Draper: I think this is ․ [Inaudible]
Reynolds: I also need your log book, sir.
Draper: [Inaudible] ․ I'll bring everything you need, okay?
Reynolds: Sir, you're going to. Thanks.
Draper: Oh, I know, and I will. But I don't understand what your problem is with me. You see, because I think you're harassing me.
Reynolds: I think you need to go get what I asked you to get, sir.
Draper: How bout you just go ahead and take me to fucking jail, then, man, you know, because I'm not going to kiss your damn ass because you're a police officer. I'm a law abiding ․ [Inaudible]
Reynolds: You need to calm down, sir.
Draper: I am calm. I am calm.
Reynolds: No you're not.
Draper: I am calm.
Reynolds: No you're not. You're ․ [Inaudible] yelling at me and you're threatening me.
Draper: No, I'm not threatening you ․ [Inaudible] Why you saying I'm threatening you? Did I say I was going to hurt you or something?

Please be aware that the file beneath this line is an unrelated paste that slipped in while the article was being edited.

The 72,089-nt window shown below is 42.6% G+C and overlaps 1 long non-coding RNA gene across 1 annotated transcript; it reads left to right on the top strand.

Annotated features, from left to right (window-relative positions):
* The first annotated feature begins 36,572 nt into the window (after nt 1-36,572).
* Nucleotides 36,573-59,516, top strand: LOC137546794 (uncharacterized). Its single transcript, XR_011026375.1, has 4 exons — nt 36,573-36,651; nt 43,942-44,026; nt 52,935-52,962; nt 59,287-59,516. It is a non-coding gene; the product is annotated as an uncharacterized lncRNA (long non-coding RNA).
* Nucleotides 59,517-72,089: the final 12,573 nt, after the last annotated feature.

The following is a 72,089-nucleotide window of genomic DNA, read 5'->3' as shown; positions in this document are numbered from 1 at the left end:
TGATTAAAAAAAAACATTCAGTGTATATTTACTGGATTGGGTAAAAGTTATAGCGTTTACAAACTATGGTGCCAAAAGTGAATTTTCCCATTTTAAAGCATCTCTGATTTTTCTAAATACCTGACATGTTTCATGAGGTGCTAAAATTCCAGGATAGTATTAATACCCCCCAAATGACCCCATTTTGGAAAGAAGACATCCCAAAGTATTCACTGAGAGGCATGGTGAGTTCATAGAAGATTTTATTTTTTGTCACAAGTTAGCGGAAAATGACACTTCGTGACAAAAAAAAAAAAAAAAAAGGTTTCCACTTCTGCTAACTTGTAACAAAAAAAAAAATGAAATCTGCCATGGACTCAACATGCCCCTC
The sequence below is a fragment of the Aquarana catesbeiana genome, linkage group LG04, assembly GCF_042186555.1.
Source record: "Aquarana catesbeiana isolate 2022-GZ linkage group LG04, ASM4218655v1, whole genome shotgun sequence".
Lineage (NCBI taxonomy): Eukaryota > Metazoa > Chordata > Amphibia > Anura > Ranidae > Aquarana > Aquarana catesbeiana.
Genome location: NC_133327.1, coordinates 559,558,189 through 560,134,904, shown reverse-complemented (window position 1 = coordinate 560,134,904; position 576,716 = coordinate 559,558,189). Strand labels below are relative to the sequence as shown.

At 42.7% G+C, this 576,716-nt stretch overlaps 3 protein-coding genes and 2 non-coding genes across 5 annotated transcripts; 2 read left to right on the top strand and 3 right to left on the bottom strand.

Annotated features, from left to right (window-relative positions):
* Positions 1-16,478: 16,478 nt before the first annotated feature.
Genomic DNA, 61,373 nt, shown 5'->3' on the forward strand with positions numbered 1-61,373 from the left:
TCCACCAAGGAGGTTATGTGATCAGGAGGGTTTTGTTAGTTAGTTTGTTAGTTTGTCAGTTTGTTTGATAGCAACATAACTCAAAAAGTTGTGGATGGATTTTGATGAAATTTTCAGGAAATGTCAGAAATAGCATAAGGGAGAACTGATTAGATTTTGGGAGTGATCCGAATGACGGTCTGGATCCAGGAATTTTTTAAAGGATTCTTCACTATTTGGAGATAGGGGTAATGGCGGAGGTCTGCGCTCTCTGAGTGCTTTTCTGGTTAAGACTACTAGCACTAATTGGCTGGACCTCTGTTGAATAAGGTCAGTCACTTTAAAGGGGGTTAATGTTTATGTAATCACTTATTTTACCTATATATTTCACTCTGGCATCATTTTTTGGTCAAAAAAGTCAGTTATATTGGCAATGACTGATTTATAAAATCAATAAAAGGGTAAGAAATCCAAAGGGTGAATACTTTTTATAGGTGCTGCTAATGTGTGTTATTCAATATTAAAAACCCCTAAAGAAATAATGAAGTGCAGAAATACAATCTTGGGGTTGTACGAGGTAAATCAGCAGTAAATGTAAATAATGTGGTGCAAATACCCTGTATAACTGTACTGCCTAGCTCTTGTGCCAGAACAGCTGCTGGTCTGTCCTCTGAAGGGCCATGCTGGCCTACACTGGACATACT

Reynolds: You ain't going to. I'm not worried about that.
Reynolds: Cause of the way you're acting. You're putting me on the defensive.
Draper: How am I acting? I'm ․ [Inaudible]
Reynolds: I asked you to go get what I asked you to get, sir.
Draper: [Inaudible] ․ talking to me as if I'm a little child or something ․ [Inaudible] That's what I'm talking about ․ [Inaudible] have no respect for the public out here or something ․ [Inaudible]
Reynolds: I haven't disrespected you, sir.
Draper: You did. You ․ [Inaudible] shining a light in my face ․
Reynolds: Sir ․
Draper: ․ get out of the truck ․
Reynolds: Go get what I asked you to get now, sir.